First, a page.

A recent donation to the University of Toronto’s Thomas Fisher Rare Books Library included sixty historical charters, documents which typically made a grant of land, a number of which contained information on the former Cumbernauld Castle, which once stood within the area currently known as Cumbernauld House Park.
One of these charters, dated 3rd November 1421, was issued at Cumbernauld Castle and was used to formally grant James Fleming his father’s land, following allegations of murder, and was signed by his cousin, Malcolm Fleming, Lord of Biggar and holder of the barony of Cumbernauld.
Professor Michael Brown, Professor of Medieval Scottish History at the University of St Andrews, said “What was going on in November 1421 was no simple property deal but involved a degree of coercion of the lesser man, James Fleming, by his more powerful cousin. Direct evidence of the extent of this coercion is provided by a final document.
“In this, James Fleming clears Malcolm Fleming of Biggar and his accomplices of any part in the death of his father, Patrick Fleming, and agrees to end any hostility towards Malcolm. This record makes clear that the land transactions were associated with the killing of their previous holder.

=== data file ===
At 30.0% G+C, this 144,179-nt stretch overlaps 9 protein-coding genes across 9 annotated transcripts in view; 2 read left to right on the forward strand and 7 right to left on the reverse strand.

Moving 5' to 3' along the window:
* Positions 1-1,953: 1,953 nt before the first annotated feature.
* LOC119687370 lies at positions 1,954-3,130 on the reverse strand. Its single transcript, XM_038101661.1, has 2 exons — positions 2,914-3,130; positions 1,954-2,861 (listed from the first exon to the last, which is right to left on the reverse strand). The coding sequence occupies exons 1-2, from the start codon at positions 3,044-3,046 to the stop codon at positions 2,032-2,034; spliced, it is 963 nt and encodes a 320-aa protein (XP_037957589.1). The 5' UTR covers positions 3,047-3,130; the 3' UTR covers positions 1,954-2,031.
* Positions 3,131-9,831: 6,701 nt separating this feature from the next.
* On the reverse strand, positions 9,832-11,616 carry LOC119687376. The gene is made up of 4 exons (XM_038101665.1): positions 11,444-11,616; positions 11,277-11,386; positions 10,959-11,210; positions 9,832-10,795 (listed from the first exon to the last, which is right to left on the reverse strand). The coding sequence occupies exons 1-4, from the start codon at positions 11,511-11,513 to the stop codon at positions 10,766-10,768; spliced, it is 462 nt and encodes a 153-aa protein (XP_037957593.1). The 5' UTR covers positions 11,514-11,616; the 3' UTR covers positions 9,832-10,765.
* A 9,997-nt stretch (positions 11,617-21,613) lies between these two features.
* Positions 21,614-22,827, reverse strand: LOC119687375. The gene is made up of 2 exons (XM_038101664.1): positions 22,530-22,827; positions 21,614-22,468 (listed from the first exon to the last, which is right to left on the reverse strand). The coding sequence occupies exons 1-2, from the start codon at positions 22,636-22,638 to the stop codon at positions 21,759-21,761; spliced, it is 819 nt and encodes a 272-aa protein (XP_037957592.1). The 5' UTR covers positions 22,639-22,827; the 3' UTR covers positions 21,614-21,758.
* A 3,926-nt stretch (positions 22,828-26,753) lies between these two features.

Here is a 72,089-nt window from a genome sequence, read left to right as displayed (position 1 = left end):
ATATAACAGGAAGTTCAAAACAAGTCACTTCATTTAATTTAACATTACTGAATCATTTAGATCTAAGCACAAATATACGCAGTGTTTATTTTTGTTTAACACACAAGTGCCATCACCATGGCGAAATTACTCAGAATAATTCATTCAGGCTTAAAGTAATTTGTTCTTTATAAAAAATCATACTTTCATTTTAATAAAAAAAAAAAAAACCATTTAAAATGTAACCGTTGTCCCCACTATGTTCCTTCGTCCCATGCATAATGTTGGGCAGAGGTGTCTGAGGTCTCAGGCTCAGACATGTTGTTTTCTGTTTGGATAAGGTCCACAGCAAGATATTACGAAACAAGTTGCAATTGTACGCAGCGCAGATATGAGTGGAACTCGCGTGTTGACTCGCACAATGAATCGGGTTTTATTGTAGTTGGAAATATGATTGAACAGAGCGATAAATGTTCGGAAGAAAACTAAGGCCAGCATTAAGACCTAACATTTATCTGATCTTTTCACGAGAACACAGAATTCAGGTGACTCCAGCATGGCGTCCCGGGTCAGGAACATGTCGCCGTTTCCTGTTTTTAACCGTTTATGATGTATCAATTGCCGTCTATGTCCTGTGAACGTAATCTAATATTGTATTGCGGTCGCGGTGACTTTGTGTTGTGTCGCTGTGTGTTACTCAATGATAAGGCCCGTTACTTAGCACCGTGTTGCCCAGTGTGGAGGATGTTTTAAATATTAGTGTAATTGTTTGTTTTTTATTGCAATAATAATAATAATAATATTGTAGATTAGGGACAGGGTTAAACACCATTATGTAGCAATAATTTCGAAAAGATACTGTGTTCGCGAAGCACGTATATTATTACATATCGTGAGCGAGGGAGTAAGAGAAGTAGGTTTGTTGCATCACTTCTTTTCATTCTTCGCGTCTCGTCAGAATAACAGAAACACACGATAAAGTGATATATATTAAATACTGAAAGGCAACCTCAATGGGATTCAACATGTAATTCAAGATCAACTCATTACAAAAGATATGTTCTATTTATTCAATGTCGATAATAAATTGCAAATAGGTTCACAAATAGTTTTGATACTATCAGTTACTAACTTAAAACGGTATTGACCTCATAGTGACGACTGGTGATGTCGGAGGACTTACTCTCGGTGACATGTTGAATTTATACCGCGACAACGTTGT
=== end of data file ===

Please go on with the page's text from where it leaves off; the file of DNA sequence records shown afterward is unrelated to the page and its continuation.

“It is surely not a huge stretch to suggest that Patrick Fleming had been killed in a dispute over his estates and that, after his death, his son was being forced to surrender the lands in question to a man implicated in the killing.
“There is undoubtedly more to this story to be revealed and the analysis of the other documents in the collection will be a vital part of this”.
Adam Smith, Chair of the Friends of Cumbernauld House Park, said “The discovery and analysis of these documents is fascinating and helps us to understand a little more about medieval life in Scotland, and the Cumbernauld area. Cumbernauld Castle is thought to have been an impressive structure with a rich history, and we hope to learn even more about the predecessor of Cumbernauld House in the near future”.
The charter collection is contributing to a project currently underway at the St Andrews Institute of Scottish Historical Research looking into the impact of the Flemish people on Scotland. Further details of the charter discovery, and more information on the Scotland and the Flemish People project, can be found online at http://flemish.wp.st-andrews.ac.uk.